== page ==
Went to see The Wedding Present tonight at the Caledonia Lounge in Athens, Georgia, performing half each of the compilation albums Hit Parde 1 and Hit Parade 2 (more on that half later). Those albums exemplify what a singles compilation should be: both the A-side and B-side tracks of a set of singles, the choice of singles to be included clearly defined conceptually or temporally. In this case, the project and the ensuing compilation albums were simple enough. One seven-inch 45 per month during 1992, each with an original song on the A side, a cover on the B side. The singles are also tracked perfectly on the two compilations. Hit Parade 1 features singles one through six, the six A-side tracks followed by the six B-side tracks; Hit Parade 2 features singles seven through twelve, the six A-side tracks followed by the six B-side tracks. If the listener has the L P version of the album he doesn't have an exact replica of the experience of listening to one single after another, but instead a slightly-different experience. This approach is superior, because it gives the buyer of the original singles the minor gift of letting him hear the tracks as they were initially released (ideally those individuals will also be rewarded by the item becoming a rare commodity). Meanwhile, the album assumes a distinct identity, however slightly, especially in this case because of the basic distinction of the A-side tracks being originals, the B-sides covers. If only most singles compilations would be so neatly put together.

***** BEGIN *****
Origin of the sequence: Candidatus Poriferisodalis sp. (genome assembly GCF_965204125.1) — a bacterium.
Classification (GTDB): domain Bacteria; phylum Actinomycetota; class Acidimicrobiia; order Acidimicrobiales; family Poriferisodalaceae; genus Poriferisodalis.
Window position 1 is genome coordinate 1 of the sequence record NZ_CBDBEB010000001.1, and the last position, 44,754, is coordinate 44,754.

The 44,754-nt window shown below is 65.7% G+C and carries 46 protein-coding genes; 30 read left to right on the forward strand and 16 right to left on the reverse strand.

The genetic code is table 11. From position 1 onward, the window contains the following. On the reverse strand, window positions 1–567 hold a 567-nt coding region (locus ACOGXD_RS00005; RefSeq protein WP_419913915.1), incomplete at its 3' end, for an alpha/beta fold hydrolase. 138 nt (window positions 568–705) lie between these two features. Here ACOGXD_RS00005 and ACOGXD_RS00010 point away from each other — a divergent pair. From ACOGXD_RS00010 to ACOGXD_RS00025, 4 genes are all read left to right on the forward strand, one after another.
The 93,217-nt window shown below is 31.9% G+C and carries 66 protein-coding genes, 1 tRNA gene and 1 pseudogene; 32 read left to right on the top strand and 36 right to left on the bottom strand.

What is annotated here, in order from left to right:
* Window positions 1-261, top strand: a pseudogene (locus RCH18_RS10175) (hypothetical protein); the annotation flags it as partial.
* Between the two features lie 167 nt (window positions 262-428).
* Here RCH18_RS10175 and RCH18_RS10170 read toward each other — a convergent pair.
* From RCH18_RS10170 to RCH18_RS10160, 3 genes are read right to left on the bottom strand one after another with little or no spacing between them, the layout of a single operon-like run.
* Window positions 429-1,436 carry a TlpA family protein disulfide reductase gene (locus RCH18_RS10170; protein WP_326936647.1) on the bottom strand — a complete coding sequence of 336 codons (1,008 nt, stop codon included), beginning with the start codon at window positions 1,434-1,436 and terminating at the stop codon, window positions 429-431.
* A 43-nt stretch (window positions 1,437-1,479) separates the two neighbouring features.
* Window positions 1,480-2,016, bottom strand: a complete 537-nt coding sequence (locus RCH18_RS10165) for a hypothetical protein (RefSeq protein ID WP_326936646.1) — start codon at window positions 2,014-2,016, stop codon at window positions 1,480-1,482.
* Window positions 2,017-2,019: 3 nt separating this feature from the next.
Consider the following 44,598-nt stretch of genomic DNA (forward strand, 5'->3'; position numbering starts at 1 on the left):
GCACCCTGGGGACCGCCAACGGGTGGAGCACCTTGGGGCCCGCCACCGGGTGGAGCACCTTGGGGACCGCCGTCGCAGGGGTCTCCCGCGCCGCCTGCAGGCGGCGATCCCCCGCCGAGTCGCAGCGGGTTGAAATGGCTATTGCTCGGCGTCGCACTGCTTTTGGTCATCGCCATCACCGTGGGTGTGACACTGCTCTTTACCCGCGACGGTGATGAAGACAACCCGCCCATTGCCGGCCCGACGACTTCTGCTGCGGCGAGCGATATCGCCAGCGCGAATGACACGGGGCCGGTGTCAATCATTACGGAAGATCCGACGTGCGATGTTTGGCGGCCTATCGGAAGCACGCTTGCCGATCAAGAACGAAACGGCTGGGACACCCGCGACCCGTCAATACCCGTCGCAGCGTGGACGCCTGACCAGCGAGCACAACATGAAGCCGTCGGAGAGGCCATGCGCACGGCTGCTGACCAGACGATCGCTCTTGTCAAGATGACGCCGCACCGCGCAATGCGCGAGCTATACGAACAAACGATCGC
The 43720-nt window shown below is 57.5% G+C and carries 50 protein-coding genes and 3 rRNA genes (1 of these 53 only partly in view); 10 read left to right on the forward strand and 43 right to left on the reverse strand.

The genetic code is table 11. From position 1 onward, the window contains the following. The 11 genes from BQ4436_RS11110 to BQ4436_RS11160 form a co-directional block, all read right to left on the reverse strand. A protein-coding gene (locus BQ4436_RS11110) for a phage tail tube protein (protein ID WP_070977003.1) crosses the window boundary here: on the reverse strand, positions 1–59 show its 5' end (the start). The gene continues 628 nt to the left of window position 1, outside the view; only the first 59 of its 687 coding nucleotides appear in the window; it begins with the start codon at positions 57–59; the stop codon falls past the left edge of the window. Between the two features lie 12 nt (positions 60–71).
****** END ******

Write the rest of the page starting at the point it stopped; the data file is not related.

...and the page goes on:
Granted, more buyers of the Hit Parade albums got the C D's, allowing them to program the discs to play track 1, then track 7, and so on; thus more easily replicating the experience of listening to the singles in order. Still, the albums deserve their own identity. And, despite that many artists would insist otherwise, the A side of L P's often plays the same role as the A side of single, due to the temptation, so hard to resist, of putting the best tracks first.
This all brings to mind yet another database project I've wanted to do, and which I'll launch via this blog like I'm doing with the "great books" project. The "bonus" tracks nearly always featured on "deluxe," "expanded," "legacy," "anniversary," and other special editions of albums come from sources far more diverse than just the B sides of singles: unreleased live recordings, studio out-takes, radio sessions, side projects. But serious fans are rarely pleased with the selection; an obvious example to point to are the two-disc Cure reissues which, despite their length, excluded obvious choices (some of which had been released on an earlier boxed set). So, beginning with discs I personally own copies of, I will list the source of what's on those discs (not always given in the liner notes) and, more importantly, list other tracks that would have been included if the compilers were as thorough as those of the Hit Parades.